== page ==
Every Night Before I Sleep, I Rehash Stupid Moments Of Regret

by Kristen Mae
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I have this thing I do where, every night before I fall asleep, I rehash as many embarrassing or shameful events from my past as my brain can fit in. I do not do this deliberately. It just happens, no matter how much meditative breathing or backwards counting from a thousand I do to try to distract myself. I simply must re-experience the embarrassments of years past before slipping fitfully into sleep. These memories range from small-scale “oopsies” to dear-God-let-the-earth-swallow-me-now calamities. A few highlights:

One year when I was visiting my ex-husband’s family in Peru, I offered to help in the kitchen and was asked to make the rice. Of course, simple; I can handle rice. It’s the easiest thing on the menu. But I forgot to add oil, so it came out all weird and sticky and weird-tasting, and it was stuck to the sides of the rice cooker too, and everyone saw that the dumb American did not even know how to cook rice. I cook rice all the time! I know how to cook rice! I swear!

In middle school I got in trouble for shoving a boy on the same day I’d crimped my hair to try to be cool. Something about sitting in the principal’s office awaiting punishment while simultaneously trying to be cool with my dumb crimped hair continues to make me cringe to this day.

During college, I had the incredible fortune to attend Aspen Music Festival in Colorado via a generous and prestigious scholarship. As a scholarship recipient, I was assumed to be a capable violist and was thus invited to play with the famous outdoor summer quintet for a few hours, a gig whose tips paid extremely well. I played once with them and managed to hang in. They invited me back a second time, and I completely and utterly choked. It was like I forgot how to read music. Why? Why did I choke? Why didn’t I just read the music?

While attending a financial conference during a brief tenure as a financial planner in my late twenties, I was asked to describe a type of investment known as a private placement. A group of men stood around me, staring down expectantly, rooting for this young woman to know what she was talking about, and all I could do was sputter some nonsense about how these investments “weren’t like the stock market.” I’d described a private placement a hundred times to my clients. Why couldn’t I just say what I knew? I felt like I’d let every woman on the planet down by not showing my competence in that extremely male-dominated field.

A few years ago, I was invited to do an interview with Huffpost Live about my kid and his ADHD. The other guest’s big personality so overwhelmed me that I sat in silence and contributed basically nothing about a topic I could ordinarily talk about for hours. Huffpost never called me back. I imagine the conversation they had about me afterward: “Yeah, she was a boring guest, and also really quite stupid. Delete her from our list.” Ughhh.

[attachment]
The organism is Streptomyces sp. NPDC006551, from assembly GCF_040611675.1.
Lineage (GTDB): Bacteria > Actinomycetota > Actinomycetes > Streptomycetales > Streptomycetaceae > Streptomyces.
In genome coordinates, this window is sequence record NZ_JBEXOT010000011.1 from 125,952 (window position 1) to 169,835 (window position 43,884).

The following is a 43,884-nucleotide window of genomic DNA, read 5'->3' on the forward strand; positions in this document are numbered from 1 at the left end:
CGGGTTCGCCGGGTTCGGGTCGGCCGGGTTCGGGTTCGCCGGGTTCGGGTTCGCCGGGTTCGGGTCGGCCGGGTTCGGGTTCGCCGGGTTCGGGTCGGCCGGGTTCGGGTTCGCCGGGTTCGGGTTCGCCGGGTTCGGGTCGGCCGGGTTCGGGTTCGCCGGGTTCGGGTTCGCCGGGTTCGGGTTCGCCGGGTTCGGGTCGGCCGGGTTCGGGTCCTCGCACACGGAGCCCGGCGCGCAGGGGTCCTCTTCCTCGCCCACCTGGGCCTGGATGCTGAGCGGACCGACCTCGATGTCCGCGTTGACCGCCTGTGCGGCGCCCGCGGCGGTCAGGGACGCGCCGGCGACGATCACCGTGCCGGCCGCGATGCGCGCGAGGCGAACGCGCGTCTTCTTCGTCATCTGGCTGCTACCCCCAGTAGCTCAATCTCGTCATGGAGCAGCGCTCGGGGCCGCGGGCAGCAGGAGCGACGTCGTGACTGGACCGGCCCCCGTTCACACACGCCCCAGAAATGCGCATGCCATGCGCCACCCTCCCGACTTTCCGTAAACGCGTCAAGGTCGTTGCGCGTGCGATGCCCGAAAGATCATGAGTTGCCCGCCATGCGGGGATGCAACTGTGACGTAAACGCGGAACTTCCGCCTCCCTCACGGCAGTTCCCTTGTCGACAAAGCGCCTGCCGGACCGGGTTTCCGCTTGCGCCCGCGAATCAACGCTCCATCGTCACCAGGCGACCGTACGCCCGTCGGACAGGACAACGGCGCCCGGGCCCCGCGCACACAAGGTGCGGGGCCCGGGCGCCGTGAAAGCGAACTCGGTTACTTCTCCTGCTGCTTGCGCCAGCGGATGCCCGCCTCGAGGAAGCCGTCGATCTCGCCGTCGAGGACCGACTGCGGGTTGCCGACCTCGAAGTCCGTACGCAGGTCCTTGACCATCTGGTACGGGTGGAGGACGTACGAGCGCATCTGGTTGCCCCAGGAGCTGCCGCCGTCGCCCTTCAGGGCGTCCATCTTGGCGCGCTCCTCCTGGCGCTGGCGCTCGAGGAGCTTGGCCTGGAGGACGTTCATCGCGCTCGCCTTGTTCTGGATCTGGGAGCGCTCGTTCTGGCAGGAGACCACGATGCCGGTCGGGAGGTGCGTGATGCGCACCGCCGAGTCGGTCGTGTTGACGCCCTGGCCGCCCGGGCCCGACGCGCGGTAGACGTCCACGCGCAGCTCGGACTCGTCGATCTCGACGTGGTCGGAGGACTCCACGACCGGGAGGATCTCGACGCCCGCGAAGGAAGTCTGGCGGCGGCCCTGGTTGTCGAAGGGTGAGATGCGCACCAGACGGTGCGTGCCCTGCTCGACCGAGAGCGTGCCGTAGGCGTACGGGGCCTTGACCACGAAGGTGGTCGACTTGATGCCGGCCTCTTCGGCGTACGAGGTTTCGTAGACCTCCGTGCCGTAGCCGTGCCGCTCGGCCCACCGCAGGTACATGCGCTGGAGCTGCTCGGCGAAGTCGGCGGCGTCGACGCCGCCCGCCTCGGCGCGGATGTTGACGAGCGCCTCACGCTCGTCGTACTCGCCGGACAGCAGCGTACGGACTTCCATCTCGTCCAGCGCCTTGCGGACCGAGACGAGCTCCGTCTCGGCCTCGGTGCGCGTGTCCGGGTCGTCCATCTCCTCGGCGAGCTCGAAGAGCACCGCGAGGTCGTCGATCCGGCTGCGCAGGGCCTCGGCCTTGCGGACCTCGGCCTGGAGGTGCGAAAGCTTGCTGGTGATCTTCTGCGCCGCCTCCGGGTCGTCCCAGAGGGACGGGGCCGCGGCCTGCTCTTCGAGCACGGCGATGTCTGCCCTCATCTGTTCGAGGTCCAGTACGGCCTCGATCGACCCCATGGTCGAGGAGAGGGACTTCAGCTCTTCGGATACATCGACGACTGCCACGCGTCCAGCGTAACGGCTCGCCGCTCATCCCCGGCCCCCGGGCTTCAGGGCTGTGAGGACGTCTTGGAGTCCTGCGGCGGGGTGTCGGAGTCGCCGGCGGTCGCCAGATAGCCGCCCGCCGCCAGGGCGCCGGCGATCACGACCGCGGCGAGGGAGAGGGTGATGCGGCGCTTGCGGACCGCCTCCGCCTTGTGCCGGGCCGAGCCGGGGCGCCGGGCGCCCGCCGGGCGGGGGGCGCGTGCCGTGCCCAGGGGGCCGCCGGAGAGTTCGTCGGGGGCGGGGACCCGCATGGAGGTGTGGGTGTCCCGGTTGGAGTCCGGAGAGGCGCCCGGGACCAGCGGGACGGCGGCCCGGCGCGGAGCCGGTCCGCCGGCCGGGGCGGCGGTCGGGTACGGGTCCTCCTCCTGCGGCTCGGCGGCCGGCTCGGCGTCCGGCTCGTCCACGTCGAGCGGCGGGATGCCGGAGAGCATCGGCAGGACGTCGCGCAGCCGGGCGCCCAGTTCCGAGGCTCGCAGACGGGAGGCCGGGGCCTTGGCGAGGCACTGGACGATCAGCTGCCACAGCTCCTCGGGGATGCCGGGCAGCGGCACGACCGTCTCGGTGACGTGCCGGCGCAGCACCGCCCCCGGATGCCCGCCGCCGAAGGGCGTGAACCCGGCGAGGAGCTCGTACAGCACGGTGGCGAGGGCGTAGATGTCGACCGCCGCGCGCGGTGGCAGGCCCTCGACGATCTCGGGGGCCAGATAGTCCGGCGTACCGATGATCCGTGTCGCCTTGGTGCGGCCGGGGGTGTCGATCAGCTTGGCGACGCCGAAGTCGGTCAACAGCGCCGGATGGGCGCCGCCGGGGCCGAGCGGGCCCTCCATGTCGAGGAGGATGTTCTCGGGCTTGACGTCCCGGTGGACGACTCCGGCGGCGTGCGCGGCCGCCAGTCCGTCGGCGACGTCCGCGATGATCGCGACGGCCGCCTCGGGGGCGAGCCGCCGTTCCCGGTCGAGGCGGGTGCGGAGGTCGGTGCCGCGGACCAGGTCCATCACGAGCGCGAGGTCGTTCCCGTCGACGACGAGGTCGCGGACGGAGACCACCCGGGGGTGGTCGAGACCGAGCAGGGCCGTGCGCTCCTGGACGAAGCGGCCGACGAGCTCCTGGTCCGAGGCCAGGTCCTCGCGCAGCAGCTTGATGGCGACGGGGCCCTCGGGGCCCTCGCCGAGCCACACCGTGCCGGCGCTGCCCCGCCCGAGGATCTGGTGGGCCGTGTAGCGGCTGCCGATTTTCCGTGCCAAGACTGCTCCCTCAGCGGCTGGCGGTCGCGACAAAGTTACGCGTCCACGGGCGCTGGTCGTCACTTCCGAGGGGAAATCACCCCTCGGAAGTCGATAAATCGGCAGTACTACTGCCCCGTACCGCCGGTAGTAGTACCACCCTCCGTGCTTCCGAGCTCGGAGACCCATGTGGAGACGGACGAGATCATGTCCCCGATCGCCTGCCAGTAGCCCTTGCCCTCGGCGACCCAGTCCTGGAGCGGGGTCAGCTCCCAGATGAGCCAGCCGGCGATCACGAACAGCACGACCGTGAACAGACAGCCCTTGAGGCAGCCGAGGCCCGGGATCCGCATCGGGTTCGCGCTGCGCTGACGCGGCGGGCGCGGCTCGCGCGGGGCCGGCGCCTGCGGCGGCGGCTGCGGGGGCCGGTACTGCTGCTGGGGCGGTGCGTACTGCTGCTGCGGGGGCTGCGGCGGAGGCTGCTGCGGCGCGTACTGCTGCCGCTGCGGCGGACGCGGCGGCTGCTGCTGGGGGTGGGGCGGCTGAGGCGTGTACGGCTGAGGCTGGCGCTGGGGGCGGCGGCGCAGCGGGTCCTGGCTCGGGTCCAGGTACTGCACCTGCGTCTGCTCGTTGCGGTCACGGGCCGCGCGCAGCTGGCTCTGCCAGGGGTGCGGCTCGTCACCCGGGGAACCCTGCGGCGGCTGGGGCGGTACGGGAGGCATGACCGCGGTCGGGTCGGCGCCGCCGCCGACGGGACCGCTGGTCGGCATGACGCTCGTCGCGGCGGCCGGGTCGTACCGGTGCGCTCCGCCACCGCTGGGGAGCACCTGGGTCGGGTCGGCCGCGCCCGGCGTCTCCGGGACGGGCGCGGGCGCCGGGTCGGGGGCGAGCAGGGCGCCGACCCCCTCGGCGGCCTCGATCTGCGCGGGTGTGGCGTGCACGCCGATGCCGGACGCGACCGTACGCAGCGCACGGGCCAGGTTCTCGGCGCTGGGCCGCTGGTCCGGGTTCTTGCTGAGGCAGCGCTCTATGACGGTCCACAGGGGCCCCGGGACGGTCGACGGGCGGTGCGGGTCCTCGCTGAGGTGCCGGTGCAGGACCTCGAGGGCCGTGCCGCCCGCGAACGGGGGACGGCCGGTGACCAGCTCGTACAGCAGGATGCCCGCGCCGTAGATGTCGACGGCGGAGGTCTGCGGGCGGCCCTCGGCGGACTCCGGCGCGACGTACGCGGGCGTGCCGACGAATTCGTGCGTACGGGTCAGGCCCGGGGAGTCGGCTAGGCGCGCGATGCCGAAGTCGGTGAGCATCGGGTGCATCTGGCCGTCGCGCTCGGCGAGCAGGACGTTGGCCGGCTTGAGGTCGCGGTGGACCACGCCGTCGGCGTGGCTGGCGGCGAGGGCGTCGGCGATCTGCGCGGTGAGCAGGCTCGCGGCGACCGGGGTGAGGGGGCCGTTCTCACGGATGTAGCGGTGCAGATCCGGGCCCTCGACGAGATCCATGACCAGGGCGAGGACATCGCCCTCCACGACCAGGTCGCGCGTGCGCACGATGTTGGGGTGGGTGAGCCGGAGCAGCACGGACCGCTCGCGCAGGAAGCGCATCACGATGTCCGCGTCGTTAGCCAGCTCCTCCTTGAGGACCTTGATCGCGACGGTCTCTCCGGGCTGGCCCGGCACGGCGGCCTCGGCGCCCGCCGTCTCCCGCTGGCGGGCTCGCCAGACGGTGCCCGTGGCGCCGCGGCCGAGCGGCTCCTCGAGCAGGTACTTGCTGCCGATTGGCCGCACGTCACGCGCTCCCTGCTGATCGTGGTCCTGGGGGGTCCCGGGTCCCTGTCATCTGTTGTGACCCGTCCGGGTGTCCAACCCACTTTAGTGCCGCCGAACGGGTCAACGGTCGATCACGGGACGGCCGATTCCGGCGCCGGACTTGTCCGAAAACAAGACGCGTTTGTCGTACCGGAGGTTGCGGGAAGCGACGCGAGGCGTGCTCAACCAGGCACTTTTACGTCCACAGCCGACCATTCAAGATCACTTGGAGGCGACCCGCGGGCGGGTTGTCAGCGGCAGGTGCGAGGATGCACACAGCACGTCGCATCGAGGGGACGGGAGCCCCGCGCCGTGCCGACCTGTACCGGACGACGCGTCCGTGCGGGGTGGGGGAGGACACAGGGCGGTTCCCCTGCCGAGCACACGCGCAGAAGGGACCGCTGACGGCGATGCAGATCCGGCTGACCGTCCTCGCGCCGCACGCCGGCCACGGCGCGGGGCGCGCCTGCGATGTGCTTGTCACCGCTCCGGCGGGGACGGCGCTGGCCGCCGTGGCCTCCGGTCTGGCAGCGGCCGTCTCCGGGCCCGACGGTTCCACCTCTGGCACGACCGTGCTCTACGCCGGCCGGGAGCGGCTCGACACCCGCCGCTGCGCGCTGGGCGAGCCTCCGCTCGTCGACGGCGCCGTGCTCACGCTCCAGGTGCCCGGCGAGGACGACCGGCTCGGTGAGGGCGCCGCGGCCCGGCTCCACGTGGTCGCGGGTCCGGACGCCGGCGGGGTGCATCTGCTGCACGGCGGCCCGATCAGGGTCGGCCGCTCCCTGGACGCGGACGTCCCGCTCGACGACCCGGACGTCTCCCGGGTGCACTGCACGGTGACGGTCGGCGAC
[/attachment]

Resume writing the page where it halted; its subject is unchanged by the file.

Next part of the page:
These are ones that have popped up in the last few nights. I have a hundred other examples that haunt me, moments when I embarrassed myself in some stupid way or froze in gape-mouthed, mute despair. Other people attest that they too have plenty of instances of similar embarrassment. Why do moments like these haunt us?

Melissa Dahl calls these moments “cringe attacks” — an apt descriptor if I’ve ever heard one. She wrote a whole book on the topic, called “Cringeworthy: A Theory of Awkwardness,” in which she explores the reasons we dwell on embarrassing moments and how we can reframe these moments as opportunities for growth.

For an article for The Cut, Dahl interviewed James McGaugh, a neurobiologist who studies memory. McGaugh explained that embarrassing moments stick in our brains better than mundane ones because of the heightened emotions we experience during the event. In that moment of “Dear God, help,” our brains release adrenaline, and then noradrenaline, and then our amygdala wakes up and tells our brain, “Something important happened. Make a strong memory.”

Yeah, that sounds about right.

Psychologists call this fixation with past embarrassments “rumination.” Folks who have anxiety tend to worry most about the future — what may happen. Ruminating has to do with the past — wishing you could go back and “redo” a moment in time. This behavior isn’t any better for our mental health than the anxious worrying about a potential future that may never come to fruition. In fact, studies have shown that rumination is associated with depression, post-traumatic stress disorder, and anxiety.

So, as much as I can almost poke fun at myself as I lament my nightly “cringe attacks,” and as much as others may commiserate with me when I bring it up, the truth is, this kind of rumination should be a signal that it’s time to better prioritize my mental health. These memories make me physically cringe as I’m trying to wind down from the day and fall asleep. Combined with some of the other symptoms I’ve experienced — memory problems, hair loss, general lethargy — these are not just awkward moments hilariously relived. They’re a sign I need to take better care of myself. More exercise, a consistent sleep schedule, meditation, and if none of that helps, an appointment with my doctor.

Advice for how to stop ruminating abounds on the internet — experts recommend learning to recognize when you’re ruminating, to know your triggers, to learn to let go, call a friend or distract yourself in some other way. And all of that can be useful. But if you’re like me, regularly entertaining paralyzing memories of ancient embarrassments that you objectively know no one else is thinking about but you, a bigger check-in with yourself — and maybe your doctor — may be in order.

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